Never far from a comfortable couch or bed

The day came to pick our new pup up, so the family piled into the van and headed up to the kennel to welcome our new friend into our family.  We got to the kennel, took care of the paper work and fought over who was going to carry our new pup to the van.  We had discussed names prior to this trip and continued as we made our way home in the van.  This pup was white with large liver colored spots that looked like marbles blending together and marbles was about to stick, when my son said how about BEAU.  We asked why Beau and he said it meant beautiful in French.  I wasn't sure and had to look it up and sure enough he was right.  We all agreed that he was beautiful and it fit my single syllable requirement and our new pup was officially named BEAU!  We continued our ride home and during that ride poor Beau got sick which almost caused Brendan to get sick.  We had figured he was just nervous and had probably eaten not long ago so we never gave it another thought.  Little did I know that his incredible nose and that ride home would define who Beau was for the past 14 years.

My Daughter and Son with Beau

Beau's nose proved I made the right decision as we began hunting him, but it also caused problems as he became the biggest trash hound I ever met.  He could sniff out the smallest piece of food and had the drive and determination to get it as well.  He learned to open up the garbage cans, shop in the bags from the store or sniff out chocolate in the kids Xmas stockings.  He loved treats of all kinds, that he could find a bag of horse treats in my neighbor's garage or smell the sweet scent of burgers cooking on the grill next door.  Beau would visit the neighbors and had them highly trained to take care of his request for treats and he was vocal about it as well.  As frustrating as this would be for me sometimes, the neighbors loved it and thought it was cute.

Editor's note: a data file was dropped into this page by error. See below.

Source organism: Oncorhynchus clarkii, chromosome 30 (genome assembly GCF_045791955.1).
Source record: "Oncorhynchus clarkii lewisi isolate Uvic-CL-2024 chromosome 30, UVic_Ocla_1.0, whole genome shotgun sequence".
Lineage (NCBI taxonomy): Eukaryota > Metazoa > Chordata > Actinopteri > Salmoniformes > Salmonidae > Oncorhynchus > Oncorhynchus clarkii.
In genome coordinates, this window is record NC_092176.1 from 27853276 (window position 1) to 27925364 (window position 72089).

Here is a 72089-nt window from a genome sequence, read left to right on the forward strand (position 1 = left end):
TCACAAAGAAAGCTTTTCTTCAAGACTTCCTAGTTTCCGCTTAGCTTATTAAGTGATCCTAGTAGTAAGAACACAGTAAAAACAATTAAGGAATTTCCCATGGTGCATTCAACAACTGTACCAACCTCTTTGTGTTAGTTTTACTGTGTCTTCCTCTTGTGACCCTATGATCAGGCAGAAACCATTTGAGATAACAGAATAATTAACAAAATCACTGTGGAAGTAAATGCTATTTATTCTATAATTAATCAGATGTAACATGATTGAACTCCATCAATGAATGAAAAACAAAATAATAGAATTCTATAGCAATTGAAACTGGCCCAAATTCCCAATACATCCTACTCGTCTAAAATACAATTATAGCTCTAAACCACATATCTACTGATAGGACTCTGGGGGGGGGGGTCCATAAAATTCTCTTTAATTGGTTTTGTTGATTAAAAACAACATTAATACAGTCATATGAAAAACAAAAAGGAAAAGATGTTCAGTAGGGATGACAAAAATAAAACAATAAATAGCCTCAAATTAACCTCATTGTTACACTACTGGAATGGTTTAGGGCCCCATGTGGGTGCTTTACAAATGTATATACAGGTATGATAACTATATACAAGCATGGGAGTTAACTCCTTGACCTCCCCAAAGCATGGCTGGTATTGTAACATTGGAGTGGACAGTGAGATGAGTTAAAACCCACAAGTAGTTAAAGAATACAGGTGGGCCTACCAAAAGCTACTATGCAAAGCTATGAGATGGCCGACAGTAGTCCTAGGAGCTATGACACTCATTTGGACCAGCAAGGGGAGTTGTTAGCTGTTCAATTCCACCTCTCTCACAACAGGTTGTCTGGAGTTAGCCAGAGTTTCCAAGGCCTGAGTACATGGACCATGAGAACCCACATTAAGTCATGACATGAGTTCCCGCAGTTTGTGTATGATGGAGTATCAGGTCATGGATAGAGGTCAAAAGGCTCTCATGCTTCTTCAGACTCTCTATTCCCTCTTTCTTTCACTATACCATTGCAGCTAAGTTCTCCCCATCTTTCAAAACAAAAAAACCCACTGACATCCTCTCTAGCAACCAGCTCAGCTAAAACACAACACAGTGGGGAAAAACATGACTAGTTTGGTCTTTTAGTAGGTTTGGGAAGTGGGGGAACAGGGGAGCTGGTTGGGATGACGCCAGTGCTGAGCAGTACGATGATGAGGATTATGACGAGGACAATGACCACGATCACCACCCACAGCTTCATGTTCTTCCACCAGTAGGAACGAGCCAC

The sickness in the van on that ride home turned into a full blown desire for Beau to avoid riding in the car or truck at all costs.  Now this caused many a problems for me as it would usually take me 30 minuted to gather him up and get him in his travel kennel for a trip to the field.  Sure, it was funny at first especially when I would catch him, lift him up and try to put him in the kennel only to have him put those long legs of his up against the kennel making it impossible for one person to do.  This went on no matter if I used the kennel or let him ride on the seat.  All you had to do to get him in his outdoor kennel or in the house was to ask him if he wanted to go for a ride.  Normally after a hunt he was wore out and it was easier to get him back in the vehicle for the ride home.

Looks comfortable to me

Beau liked his comfort and he was strong willed and determined to get his way.  If that meant you had to sit on the floor while he laid his long lanky body across the couch, so be it.  Try to push him out of his spot was useless, even if he got up he was coming back to take you on in a battle of will which he always won.  Even just a few months ago, by son now 20 would be hanging off his bed while Beau commanded the majority of the space and covers.  Normally Beau would sleep on my bed every night where we would even share a pillow a time or two.  When it was time to get up, he would work his way around the rooms to find a warm body to curl up against and then when everyone was up and moving he would find even the smallest sliver of sunshine to lay in.